RISHI Sunak’s crushing victory yesterday was the moment Brexit finally got done.
We know plenty will disagree. Not least the DUP and Tory MPs who rebelled against the Windsor Framework.
We understand their concerns, though it is odd to see a few oppose this deal when they backed previous ones palpably less good for Northern Ireland.
It is true too that it will not yet resurrect the Stormont parliament.
We hope pragmatism eventually prevails and the DUP return to share power.
This agreement is not perfect. But it is far better than the Protocol and may in due course be improved further still.
Many Tories who were once Brexit purists know they have to move on and we hope the rest join them.
They made their point in the Commons vote today. But after decades of discontent inside the EU — and seven fractious years since the vote to leave — it’s time finally to accept this:
The Brexit war is over.
POLITICIANS reveal their true character when the public’s not looking.
Today Keir Starmer, desperate for power, poses as tough on crime. But cast your mind back to February 2020.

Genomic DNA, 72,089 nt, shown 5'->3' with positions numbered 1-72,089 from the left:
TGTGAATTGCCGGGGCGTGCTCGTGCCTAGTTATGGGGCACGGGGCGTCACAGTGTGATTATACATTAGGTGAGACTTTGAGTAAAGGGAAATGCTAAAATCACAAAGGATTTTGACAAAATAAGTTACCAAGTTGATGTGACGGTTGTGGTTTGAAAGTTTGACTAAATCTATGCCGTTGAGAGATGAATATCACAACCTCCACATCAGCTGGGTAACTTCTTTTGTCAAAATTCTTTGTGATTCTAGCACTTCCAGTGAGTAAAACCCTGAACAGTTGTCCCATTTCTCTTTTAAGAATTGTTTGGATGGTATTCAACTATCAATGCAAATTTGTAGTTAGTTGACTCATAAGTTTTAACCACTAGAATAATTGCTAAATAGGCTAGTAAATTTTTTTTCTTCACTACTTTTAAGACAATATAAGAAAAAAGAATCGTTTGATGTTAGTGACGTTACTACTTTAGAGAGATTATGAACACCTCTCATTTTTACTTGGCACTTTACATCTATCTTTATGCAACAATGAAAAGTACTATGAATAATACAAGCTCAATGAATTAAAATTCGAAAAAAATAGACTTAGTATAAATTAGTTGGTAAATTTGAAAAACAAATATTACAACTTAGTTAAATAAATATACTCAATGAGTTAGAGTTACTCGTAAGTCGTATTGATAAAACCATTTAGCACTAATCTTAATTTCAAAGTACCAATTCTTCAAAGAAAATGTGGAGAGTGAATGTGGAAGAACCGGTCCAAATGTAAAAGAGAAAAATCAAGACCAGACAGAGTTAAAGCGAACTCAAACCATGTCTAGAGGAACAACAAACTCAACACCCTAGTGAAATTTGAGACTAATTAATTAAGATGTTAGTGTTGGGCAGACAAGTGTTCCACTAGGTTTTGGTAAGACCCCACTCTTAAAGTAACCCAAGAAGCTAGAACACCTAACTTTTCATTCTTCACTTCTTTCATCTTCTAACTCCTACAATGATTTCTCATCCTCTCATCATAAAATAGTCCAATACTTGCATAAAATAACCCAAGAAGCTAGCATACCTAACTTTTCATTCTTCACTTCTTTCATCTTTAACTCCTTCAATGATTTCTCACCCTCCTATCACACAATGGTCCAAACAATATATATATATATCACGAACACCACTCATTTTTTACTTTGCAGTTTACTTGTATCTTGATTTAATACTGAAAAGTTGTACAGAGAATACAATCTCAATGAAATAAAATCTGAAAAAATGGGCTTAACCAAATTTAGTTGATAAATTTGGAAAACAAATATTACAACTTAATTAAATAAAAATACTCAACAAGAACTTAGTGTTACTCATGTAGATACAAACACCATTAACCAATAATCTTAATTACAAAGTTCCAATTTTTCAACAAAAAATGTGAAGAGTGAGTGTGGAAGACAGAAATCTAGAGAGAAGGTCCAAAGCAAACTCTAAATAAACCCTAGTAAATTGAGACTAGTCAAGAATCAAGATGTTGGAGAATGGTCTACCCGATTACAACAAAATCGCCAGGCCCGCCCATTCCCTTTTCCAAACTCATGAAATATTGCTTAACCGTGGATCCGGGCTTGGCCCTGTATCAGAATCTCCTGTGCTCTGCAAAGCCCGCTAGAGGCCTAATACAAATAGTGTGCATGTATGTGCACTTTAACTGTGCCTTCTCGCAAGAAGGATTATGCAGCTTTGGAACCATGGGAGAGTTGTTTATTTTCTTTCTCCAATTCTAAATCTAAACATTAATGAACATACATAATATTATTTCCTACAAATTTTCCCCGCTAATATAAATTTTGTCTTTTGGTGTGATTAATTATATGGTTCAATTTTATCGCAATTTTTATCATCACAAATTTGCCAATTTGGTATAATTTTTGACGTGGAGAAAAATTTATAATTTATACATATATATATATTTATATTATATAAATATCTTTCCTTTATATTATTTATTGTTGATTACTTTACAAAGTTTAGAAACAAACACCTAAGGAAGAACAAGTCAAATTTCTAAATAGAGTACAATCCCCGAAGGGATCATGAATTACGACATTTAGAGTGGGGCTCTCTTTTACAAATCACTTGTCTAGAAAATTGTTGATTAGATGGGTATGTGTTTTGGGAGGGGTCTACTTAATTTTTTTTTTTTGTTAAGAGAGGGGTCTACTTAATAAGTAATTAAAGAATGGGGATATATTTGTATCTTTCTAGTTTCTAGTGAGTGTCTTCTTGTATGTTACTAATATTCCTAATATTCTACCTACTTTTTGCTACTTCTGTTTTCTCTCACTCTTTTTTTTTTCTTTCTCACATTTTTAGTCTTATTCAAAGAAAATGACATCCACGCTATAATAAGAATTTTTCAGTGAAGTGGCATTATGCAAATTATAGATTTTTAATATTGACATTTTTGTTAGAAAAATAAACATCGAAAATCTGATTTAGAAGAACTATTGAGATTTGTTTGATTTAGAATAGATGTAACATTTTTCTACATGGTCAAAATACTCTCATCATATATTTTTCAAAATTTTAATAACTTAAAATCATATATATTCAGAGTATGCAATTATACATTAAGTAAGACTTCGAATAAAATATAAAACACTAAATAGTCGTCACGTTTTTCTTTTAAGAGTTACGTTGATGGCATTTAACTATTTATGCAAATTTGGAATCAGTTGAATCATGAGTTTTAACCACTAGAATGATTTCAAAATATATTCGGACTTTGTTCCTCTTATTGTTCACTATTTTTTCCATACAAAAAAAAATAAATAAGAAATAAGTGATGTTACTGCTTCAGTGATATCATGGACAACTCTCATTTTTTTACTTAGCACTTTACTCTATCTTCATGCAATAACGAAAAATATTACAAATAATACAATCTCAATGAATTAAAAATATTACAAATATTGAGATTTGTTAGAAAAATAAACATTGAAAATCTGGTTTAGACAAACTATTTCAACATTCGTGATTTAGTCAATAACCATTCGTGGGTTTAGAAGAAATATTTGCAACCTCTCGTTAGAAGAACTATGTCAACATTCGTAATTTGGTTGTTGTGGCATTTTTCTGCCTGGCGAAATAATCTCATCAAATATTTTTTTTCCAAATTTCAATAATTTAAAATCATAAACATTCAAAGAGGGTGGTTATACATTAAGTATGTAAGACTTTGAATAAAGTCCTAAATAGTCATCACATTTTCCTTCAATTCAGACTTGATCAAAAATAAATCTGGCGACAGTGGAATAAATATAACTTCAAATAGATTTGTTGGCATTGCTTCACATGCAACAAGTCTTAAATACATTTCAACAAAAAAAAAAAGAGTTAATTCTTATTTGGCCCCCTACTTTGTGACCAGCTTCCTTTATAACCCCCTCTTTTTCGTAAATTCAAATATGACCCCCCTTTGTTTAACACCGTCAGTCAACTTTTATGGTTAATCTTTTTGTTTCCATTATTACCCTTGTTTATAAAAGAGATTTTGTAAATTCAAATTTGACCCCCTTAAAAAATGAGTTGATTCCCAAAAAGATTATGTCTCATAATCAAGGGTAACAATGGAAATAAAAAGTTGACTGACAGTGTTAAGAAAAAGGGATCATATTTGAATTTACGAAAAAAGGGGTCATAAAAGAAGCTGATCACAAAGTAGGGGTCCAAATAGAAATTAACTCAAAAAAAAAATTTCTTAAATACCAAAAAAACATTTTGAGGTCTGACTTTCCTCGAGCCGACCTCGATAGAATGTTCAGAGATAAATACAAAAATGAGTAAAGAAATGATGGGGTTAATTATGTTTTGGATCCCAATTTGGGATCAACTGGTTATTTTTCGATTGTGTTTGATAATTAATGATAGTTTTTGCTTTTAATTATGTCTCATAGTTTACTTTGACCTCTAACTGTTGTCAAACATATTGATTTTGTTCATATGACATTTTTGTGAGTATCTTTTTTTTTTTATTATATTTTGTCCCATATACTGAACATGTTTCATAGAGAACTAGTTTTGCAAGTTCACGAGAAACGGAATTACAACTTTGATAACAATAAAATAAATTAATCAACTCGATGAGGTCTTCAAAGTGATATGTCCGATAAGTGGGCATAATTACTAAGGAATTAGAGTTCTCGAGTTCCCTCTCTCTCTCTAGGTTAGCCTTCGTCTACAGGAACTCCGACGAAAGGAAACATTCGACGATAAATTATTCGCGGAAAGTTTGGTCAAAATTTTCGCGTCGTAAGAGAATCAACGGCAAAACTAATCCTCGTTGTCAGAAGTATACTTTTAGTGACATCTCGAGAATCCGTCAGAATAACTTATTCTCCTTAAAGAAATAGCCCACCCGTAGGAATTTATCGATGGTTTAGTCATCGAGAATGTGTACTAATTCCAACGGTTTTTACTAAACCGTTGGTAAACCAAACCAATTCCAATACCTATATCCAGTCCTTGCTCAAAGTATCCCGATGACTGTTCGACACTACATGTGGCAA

Boris Johnson looked set for a decade in power. Starmer was merely a defeated Corbynite.
As such, the ex-human rights lawyer backed a deranged but successful campaign to prevent 50 convicted foreign thugs being deported. Seven went on to commit further serious crimes.
Starmer, through blind left-wing dogma, had made Britain less safe.
It is just one example of his frequent blunders and misjudgements.
They happen because he is not driven by facts, data, analysis and solutions.
He is carried along by a far stronger force . . . the fashionable but dangerous whims of the metropolitan Left.
IF one single measure could make Britain more dangerous overnight it’s the insane police guidance not to name certain suspects even AFTER they are charged.
Even for our infamously secretive cops this breaks shameful new ground.
It is the corrosive legacy of the idiotic “Leveson Inquiry” — and you can read online today the full extent of the disaster it would wreak on the vital principle of transparent, open justice.
Police would be able to arrest and charge suspects without a soul knowing . . . all for “data protection”.
Neighbours could remain in the dark about dangerous predators near them.
Further victims of a suspect would never know to come forward. That alone could collapse a case.
This draft guidance from the College of Policing must be rewritten.
The Home Secretary must insist.